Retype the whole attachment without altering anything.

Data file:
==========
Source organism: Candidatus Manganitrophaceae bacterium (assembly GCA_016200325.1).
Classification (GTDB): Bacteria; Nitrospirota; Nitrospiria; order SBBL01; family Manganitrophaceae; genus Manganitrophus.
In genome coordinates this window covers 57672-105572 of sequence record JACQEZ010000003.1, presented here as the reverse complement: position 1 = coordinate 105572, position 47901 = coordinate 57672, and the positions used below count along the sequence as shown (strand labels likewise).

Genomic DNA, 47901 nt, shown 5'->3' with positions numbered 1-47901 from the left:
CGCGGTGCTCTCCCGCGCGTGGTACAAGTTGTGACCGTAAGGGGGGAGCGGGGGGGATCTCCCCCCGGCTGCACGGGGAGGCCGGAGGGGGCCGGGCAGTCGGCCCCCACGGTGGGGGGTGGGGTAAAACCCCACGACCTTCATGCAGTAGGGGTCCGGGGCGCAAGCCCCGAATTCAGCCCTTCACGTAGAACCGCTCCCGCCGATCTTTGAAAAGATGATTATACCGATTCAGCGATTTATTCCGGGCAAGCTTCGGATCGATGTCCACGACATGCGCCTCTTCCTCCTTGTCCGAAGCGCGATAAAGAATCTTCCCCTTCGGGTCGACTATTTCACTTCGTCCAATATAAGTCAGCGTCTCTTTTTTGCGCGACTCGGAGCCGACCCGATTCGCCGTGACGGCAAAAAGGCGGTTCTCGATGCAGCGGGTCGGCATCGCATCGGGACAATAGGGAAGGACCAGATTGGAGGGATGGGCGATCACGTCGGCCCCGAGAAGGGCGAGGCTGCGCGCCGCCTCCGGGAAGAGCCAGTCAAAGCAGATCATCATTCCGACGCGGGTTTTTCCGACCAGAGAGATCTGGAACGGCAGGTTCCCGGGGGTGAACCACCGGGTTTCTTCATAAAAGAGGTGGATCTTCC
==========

Source organism: Candidatus Manganitrophaceae bacterium (assembly GCA_016200325.1).
Classification (GTDB): Bacteria; Nitrospirota; Nitrospiria; order SBBL01; family Manganitrophaceae; genus Manganitrophus.
In genome coordinates this window covers 57672-105572 of sequence record JACQEZ010000003.1, presented here as the reverse complement: position 1 = coordinate 105572, position 47901 = coordinate 57672, and the positions used below count along the sequence as shown (strand labels likewise).

Genomic DNA, 47901 nt, shown 5'->3' with positions numbered 1-47901 from the left:
CGCGGTGCTCTCCCGCGCGTGGTACAAGTTGTGACCGTAAGGGGGGAGCGGGGGGGATCTCCCCCCGGCTGCACGGGGAGGCCGGAGGGGGCCGGGCAGTCGGCCCCCACGGTGGGGGGTGGGGTAAAACCCCACGACCTTCATGCAGTAGGGGTCCGGGGCGCAAGCCCCGAATTCAGCCCTTCACGTAGAACCGCTCCCGCCGATCTTTGAAAAGATGATTATACCGATTCAGCGATTTATTCCGGGCAAGCTTCGGATCGATGTCCACGACATGCGCCTCTTCCTCCTTGTCCGAAGCGCGATAAAGAATCTTCCCCTTCGGGTCGACTATTTCACTTCGTCCAATATAAGTCAGCGTCTCTTTTTTGCGCGACTCGGAGCCGACCCGATTCGCCGTGACGGCAAAAAGGCGGTTCTCGATGCAGCGGGTCGGCATCGCATCGGGACAATAGGGAAGGACCAGATTGGAGGGATGGGCGATCACGTCGGCCCCGAGAAGGGCGAGGCTGCGCGCCGCCTCCGGGAAGAGCCAGTCAAAGCAGATCATCATTCCGACGCGGGTTTTTCCGACCAGAGAGATCTGGAACGGCAGGTTCCCGGGGGTGAACCACCGGGTTTCTTCATAAAAGAGGTGGATCTTCC